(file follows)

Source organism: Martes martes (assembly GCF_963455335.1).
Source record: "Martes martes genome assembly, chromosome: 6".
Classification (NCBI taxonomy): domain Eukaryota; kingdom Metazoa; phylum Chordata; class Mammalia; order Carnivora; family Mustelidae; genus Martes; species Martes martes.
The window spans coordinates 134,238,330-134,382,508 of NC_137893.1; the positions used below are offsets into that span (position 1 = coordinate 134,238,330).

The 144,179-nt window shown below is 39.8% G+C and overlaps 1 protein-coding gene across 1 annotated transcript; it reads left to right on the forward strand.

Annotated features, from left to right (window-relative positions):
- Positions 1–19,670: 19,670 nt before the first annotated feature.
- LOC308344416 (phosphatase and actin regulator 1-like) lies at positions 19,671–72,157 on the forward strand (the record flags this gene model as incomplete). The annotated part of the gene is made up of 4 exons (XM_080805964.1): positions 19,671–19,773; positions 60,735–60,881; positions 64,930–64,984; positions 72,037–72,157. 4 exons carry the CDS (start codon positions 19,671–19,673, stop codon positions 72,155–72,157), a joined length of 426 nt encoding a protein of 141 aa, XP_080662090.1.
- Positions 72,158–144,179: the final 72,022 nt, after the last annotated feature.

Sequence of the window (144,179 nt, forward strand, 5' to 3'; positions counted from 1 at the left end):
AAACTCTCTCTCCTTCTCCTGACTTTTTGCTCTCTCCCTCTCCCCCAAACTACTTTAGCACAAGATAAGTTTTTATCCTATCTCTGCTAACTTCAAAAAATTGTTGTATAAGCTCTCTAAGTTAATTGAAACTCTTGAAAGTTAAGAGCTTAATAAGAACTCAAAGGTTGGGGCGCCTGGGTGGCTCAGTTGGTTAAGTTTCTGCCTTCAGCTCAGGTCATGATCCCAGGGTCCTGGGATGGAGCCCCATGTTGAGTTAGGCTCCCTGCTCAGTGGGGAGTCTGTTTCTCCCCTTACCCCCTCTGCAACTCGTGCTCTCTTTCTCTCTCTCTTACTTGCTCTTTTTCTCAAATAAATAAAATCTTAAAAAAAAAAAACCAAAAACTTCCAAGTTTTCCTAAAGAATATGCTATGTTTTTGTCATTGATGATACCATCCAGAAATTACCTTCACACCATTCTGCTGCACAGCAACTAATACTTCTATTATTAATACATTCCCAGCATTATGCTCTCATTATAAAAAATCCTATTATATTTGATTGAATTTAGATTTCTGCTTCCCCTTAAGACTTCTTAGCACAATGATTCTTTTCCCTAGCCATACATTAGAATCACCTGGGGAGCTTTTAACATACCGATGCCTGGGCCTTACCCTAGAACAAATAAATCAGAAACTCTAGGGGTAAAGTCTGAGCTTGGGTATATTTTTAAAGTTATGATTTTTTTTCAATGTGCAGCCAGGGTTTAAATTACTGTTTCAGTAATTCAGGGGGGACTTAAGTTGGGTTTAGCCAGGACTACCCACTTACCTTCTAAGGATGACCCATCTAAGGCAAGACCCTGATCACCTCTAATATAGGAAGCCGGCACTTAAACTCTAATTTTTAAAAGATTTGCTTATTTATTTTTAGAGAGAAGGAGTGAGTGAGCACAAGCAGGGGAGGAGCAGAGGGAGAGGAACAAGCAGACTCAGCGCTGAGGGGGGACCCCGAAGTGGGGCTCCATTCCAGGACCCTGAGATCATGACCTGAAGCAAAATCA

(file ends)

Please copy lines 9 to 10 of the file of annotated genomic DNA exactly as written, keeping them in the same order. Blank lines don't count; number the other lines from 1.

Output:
- Positions 72,158–144,179: the final 72,022 nt, after the last annotated feature.

Sequence of the window (144,179 nt, forward strand, 5' to 3'; positions counted from 1 at the left end):